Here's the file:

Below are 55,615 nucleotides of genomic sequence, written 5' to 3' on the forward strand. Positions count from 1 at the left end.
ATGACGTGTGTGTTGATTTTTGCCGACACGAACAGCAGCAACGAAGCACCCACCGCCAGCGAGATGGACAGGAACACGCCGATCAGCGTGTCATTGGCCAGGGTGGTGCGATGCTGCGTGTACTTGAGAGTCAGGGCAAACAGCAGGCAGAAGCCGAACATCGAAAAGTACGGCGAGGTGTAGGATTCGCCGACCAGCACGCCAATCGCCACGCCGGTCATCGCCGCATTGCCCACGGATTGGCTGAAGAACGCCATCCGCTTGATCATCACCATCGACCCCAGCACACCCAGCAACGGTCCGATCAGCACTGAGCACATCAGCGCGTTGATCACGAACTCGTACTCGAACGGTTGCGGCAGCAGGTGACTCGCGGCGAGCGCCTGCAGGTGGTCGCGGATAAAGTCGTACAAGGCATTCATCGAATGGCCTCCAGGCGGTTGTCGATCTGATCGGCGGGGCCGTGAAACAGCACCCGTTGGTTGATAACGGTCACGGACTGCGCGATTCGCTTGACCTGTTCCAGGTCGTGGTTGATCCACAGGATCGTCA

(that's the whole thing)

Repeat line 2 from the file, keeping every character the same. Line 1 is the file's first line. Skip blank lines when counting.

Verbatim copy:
ATGACGTGTGTGTTGATTTTTGCCGACACGAACAGCAGCAACGAAGCACCCACCGCCAGCGAGATGGACAGGAACACGCCGATCAGCGTGTCATTGGCCAGGGTGGTGCGATGCTGCGTGTACTTGAGAGTCAGGGCAAACAGCAGGCAGAAGCCGAACATCGAAAAGTACGGCGAGGTGTAGGATTCGCCGACCAGCACGCCAATCGCCACGCCGGTCATCGCCGCATTGCCCACGGATTGGCTGAAGAACGCCATCCGCTTGATCATCACCATCGACCCCAGCACACCCAGCAACGGTCCGATCAGCACTGAGCACATCAGCGCGTTGATCACGAACTCGTACTCGAACGGTTGCGGCAGCAGGTGACTCGCGGCGAGCGCCTGCAGGTGGTCGCGGATAAAGTCGTACAAGGCATTCATCGAATGGCCTCCAGGCGGTTGTCGATCTGATCGGCGGGGCCGTGAAACAGCACCCGTTGGTTGATAACGGTCACGGACTGCGCGATTCGCTTGACCTGTTCCAGGTCGTGGTTGATCCACAGGATCGTCA